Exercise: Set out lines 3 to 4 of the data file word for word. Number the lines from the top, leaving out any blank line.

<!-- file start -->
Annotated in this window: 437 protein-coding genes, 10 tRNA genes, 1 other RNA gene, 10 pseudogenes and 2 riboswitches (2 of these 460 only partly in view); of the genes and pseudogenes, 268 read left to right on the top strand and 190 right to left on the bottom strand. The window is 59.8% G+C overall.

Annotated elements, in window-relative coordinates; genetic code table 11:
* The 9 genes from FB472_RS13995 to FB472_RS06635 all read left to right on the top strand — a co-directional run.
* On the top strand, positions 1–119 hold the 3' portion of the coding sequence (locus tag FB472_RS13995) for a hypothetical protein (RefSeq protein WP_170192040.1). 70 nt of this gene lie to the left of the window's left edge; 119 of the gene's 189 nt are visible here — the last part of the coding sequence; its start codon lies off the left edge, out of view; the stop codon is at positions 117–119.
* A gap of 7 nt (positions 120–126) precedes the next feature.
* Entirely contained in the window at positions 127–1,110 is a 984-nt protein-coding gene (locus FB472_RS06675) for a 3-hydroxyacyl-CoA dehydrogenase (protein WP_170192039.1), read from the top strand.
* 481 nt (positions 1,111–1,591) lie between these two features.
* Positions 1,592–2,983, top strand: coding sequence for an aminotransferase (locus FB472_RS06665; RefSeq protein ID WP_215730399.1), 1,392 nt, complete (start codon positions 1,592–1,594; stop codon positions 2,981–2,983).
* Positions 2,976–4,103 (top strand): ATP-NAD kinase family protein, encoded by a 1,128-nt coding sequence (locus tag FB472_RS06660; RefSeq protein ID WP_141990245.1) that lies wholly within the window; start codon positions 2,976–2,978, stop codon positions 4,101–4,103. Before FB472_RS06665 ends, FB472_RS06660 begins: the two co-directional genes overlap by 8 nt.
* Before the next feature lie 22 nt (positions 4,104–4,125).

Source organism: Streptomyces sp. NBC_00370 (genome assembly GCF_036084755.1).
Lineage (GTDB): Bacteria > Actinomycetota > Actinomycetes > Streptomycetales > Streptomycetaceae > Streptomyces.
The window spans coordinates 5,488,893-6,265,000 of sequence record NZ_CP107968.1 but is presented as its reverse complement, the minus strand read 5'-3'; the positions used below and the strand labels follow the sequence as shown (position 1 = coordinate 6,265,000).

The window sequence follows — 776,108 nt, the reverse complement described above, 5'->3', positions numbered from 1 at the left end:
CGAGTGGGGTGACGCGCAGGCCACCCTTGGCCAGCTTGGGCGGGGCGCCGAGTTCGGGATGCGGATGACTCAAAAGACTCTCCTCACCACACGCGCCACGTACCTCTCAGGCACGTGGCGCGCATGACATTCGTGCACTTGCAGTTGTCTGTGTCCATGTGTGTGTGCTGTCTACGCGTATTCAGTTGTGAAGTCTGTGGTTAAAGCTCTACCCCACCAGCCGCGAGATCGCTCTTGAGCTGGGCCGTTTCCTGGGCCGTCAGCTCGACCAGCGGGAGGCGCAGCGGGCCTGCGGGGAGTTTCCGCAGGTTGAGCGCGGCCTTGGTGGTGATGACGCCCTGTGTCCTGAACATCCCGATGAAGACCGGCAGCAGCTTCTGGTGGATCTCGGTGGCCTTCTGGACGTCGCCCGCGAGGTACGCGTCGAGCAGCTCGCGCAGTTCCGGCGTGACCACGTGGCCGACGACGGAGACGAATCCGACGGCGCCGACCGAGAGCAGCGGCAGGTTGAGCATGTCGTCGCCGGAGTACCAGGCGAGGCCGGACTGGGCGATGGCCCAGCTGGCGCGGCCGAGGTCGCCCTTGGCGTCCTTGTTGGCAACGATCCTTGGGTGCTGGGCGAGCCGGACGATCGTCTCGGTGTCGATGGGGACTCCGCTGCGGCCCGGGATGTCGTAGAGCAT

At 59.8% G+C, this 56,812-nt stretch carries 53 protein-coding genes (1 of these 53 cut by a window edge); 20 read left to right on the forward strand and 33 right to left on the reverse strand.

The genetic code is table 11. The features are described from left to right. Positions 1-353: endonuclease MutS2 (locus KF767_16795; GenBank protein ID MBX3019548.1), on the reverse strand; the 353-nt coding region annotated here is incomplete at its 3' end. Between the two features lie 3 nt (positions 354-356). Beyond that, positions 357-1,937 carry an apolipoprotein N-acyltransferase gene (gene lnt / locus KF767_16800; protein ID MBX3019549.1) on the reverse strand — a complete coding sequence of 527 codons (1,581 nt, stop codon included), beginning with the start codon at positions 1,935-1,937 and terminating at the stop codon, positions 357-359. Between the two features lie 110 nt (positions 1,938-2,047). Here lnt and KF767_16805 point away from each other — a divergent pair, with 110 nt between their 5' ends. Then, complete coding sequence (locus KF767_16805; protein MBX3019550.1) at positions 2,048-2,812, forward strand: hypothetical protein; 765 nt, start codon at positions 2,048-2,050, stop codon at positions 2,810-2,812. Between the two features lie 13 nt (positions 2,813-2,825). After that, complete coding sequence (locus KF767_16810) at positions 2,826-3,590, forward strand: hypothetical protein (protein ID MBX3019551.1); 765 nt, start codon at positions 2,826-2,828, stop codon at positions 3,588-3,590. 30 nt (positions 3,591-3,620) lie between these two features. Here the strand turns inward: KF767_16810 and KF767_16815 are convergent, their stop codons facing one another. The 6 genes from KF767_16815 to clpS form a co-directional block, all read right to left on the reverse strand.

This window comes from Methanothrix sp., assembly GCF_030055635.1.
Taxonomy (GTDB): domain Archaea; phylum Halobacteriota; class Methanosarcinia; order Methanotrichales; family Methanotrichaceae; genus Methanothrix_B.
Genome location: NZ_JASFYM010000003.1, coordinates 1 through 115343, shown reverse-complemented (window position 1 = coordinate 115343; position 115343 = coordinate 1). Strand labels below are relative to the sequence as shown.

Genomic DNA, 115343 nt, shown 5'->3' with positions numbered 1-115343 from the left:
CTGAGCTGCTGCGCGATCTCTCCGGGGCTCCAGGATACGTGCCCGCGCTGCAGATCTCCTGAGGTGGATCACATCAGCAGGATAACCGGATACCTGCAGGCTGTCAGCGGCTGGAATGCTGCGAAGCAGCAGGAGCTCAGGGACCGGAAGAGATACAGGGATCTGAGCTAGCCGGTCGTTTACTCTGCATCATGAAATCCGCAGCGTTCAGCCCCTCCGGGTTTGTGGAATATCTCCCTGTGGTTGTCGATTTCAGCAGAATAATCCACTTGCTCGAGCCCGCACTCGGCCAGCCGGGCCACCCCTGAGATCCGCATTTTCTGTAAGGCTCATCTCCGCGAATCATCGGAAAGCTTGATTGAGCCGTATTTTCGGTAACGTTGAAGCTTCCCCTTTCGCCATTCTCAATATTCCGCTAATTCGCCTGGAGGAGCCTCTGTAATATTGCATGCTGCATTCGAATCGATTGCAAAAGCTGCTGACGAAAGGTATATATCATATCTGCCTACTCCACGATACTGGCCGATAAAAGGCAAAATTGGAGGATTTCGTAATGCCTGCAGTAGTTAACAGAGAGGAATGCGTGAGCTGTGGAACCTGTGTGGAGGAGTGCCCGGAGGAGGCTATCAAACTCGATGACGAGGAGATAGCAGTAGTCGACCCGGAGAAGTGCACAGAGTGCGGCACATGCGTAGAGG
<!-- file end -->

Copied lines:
* The 9 genes from FB472_RS13995 to FB472_RS06635 all read left to right on the top strand — a co-directional run.
* On the top strand, positions 1–119 hold the 3' portion of the coding sequence (locus tag FB472_RS13995) for a hypothetical protein (RefSeq protein WP_170192040.1). 70 nt of this gene lie to the left of the window's left edge; 119 of the gene's 189 nt are visible here — the last part of the coding sequence; its start codon lies off the left edge, out of view; the stop codon is at positions 117–119.